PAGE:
post #5  on April 8, 2006 - 12:36 PM PDT  
> On April 8, 2006 - 9:52 AM PDT Eoliano wrote:
> ---------------------------------
> > No way! Why didn't they just leave that film out and call the list the 99 top English Screenplays?
>
> Agree entirely, hamano. Pfft!
> ---------------------------------

Yeah, me too. The top ten are pretty straightforward and standard (although I don't think Annie Hall or Godfather II deserve top ten) but after that it seems utterly arbitrary. "Eternal Sunshine of the Spotless Mind"? Not a bad film and I guess not a bad screenplay but in the top 25? And what the heck is "Adaptation" doing in there at all?

hamano
post #6  on April 8, 2006 - 12:59 PM PDT  
> On April 8, 2006 - 9:52 AM PDT Eoliano wrote:
> ---------------------------------
> Agree entirely, hamano.

Hee hee, a fellow Gods Must Be Crazy fan! It's rainy here in MD but I've got my baby kettle grill out on the front stoop/porch and I'm roasting an eggplant for Baba ganouj... whatcha cookin up in CA?
Eoliano
post #7  on April 8, 2006 - 5:18 PM PDT  
> It's rainy here in MD but I've got my baby kettle grill out on the front stoop/porch and I'm roasting an eggplant for Baba ganouj... whatcha cookin up in CA?

Oh no! The baby is on the kettle grill! Here in the desert the sun is shining and as the season progresses the temperature rises but it's still quite pleasant. Tonight it's a simple meal as am by myself again & just washed some rice so it's either gonna be oyakodon or unagi donburi, but should really be the latter 'cause I'm supposed to be watching the calories...
Eoliano
post #8  on April 8, 2006 - 5:23 PM PDT  
Oh, and I forgot to say that I'm getting weary of lists.

"Guild members are either xenophobes or completely ignorant of foreign language films and might just as well have omitted Grand Illusion and 8 1/2 and called their list The 100 Greatest English Language Screenplays."
underdog
post #9  on April 9, 2006 - 2:19 PM PDT  
I actually liked Eternal Sunshine being on the list (but agree it's ranked too high - though these rankings always seem so arbitrary), and also agree that Adaptation doesn't belong on it, either. Was glad Groundhog Day made it, and Sideways (though I prefer the script for Election). And of course it's hard to argue with Network.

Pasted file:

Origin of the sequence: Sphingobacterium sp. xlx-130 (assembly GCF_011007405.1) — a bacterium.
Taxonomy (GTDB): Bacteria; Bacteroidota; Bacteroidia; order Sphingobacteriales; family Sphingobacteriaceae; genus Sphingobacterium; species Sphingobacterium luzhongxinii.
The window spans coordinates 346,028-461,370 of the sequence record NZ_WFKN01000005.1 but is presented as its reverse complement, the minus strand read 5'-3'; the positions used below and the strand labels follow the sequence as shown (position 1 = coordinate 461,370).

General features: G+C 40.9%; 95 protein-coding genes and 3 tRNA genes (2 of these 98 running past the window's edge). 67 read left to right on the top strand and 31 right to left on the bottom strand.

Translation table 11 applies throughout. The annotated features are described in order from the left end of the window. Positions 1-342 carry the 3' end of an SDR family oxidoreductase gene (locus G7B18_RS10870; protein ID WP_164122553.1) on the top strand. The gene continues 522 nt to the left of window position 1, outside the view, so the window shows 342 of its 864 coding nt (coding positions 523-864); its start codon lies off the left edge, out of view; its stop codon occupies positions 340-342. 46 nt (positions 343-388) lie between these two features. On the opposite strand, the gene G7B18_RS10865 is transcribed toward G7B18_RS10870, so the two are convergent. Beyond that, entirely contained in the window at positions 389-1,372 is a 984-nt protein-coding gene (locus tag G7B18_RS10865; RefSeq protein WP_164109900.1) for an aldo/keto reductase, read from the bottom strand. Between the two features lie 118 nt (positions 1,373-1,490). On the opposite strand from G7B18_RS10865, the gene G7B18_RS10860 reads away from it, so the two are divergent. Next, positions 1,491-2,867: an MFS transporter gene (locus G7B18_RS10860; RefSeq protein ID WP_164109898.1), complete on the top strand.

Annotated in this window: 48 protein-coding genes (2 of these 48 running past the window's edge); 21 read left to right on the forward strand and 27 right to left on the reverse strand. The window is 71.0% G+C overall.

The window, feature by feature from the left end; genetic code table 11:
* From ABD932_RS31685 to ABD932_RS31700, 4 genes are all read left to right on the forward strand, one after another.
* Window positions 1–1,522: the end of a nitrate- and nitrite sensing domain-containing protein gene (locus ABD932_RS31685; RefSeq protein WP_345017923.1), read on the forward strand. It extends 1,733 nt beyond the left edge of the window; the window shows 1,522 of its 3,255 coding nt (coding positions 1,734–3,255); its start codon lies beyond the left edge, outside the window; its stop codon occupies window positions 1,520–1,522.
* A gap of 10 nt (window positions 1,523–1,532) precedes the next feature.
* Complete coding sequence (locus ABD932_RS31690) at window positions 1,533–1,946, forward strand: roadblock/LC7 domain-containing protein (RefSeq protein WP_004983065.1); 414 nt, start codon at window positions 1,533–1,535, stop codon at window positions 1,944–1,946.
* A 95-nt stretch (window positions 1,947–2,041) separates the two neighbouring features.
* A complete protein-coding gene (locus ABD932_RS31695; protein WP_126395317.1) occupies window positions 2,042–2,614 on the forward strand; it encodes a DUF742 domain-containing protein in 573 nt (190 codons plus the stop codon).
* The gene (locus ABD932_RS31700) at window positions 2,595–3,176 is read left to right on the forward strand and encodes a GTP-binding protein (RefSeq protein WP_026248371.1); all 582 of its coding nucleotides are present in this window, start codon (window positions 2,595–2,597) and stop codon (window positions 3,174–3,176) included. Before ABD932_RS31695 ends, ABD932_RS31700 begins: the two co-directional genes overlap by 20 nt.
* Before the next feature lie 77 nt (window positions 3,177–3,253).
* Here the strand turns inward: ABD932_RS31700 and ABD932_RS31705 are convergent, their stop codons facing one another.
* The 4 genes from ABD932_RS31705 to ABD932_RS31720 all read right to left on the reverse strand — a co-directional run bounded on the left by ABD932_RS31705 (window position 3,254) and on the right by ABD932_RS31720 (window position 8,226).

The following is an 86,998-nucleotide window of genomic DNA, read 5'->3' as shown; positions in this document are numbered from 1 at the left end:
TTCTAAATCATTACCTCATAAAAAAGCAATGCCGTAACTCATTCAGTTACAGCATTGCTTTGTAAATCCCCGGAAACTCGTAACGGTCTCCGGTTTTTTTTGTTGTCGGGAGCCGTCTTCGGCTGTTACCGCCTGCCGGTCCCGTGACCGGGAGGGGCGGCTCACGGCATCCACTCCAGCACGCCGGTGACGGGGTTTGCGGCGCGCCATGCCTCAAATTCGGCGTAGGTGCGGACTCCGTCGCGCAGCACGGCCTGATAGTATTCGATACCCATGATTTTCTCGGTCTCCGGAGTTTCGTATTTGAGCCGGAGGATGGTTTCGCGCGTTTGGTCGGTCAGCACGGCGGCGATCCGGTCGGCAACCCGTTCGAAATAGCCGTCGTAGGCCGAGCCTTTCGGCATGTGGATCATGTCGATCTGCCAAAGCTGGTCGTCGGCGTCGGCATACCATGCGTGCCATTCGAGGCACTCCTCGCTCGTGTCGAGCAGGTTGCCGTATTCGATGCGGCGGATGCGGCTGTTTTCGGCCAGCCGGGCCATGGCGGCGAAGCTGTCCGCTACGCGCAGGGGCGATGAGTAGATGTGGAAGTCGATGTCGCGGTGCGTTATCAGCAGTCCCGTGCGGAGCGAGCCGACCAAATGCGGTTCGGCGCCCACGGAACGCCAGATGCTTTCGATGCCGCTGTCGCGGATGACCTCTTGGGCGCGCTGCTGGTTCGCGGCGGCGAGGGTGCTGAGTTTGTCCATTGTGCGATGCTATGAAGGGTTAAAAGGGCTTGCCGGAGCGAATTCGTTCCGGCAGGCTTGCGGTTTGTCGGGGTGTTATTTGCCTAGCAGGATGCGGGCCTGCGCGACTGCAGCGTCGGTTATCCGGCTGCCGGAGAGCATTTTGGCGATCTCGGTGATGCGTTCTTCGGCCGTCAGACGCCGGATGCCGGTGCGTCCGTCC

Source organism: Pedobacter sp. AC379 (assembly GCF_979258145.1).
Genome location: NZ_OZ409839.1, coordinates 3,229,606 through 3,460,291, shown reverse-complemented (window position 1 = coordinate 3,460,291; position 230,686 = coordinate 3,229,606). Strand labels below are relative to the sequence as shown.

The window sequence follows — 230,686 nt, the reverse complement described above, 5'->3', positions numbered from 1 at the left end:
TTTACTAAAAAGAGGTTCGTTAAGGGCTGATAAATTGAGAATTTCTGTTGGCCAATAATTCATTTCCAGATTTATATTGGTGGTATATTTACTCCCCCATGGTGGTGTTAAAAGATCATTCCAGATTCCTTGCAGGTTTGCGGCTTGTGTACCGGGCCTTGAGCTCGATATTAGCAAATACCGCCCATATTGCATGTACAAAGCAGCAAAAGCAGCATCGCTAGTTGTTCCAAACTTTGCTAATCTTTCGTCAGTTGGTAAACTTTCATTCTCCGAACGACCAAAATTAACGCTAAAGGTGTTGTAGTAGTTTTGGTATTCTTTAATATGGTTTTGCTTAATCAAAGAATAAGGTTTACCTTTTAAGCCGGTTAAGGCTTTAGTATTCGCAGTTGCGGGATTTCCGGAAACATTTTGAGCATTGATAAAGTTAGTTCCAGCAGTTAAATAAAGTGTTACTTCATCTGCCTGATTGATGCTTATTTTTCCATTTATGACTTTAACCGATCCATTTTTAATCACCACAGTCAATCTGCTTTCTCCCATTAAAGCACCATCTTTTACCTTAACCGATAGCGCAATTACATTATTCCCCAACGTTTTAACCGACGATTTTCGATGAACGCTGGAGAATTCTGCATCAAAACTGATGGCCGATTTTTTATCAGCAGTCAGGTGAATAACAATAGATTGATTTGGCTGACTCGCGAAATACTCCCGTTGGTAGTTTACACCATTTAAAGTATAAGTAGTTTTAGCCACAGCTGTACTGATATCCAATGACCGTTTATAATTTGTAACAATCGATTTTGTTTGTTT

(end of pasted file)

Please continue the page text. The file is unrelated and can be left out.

So, many worthy films, but yes, many notable omissions. And definitely a decidedly overly American bent here. No Bergman scripts? No Kurosawa films? Or Asia in general? German cinema?

How did Star Wars make this list? Not that the first one doesn't feature the best script of all those movies (though some could argue for the second) but seems a little out of place, still.

So it looks really good as a Best American Screenplay list but as a world list it's pretty dubious.

Aren't lists created to start arguments and get people thinking about what they'd put on it? Seems that if nothing else, this gives them a valuable - as long as people don't take them completely seriously.
underdog
post #10  on April 9, 2006 - 2:24 PM PDT  
Gives them a value, rather.

Btw, I'd have put PT Anderson on the list (Boogie Nights, Magnolia) or Wes A's Rushmore.

Oh, we could go on and on...
hamano
post #11  on April 9, 2006 - 4:07 PM PDT  
> On April 9, 2006 - 2:19 PM PDT underdog wrote:
> ---------------------------------
> Aren't lists created to start arguments and get people thinking about what they'd put on it?

Of course, but a list of the "98 Best English Language Screenplays" would still have generated a good discussion, minus the arbitrary pair of foreign films.

To explicitly say this list was open to "any film, past or present, English-language or otherwise" just sounds ridiculous and casts doubt on the integrity of the folks who put the list together. We don't want the discussion to be about THAT, do we? Or maybe this is just their way to guarantee a little "controversial" buzz about the whole endeavor... that just seems like a craven attempt to attract attention.

What did you think of this list, Janos? You posted it... do you agree with it?
woozy
post #12  on April 9, 2006 - 5:02 PM PDT  
> How did Star Wars make this list? Not that the first one doesn't feature the best script of all those movies (though some could argue for the second) but seems a little out of place, still.
>
Making a list based on screenplay would imploy that it is the script and storyboard that is good about the movie and I'd rule out all the Star Wars movies that of all the virtue and enjoyment they arguable contain, a well constructed screen-play is not high up there.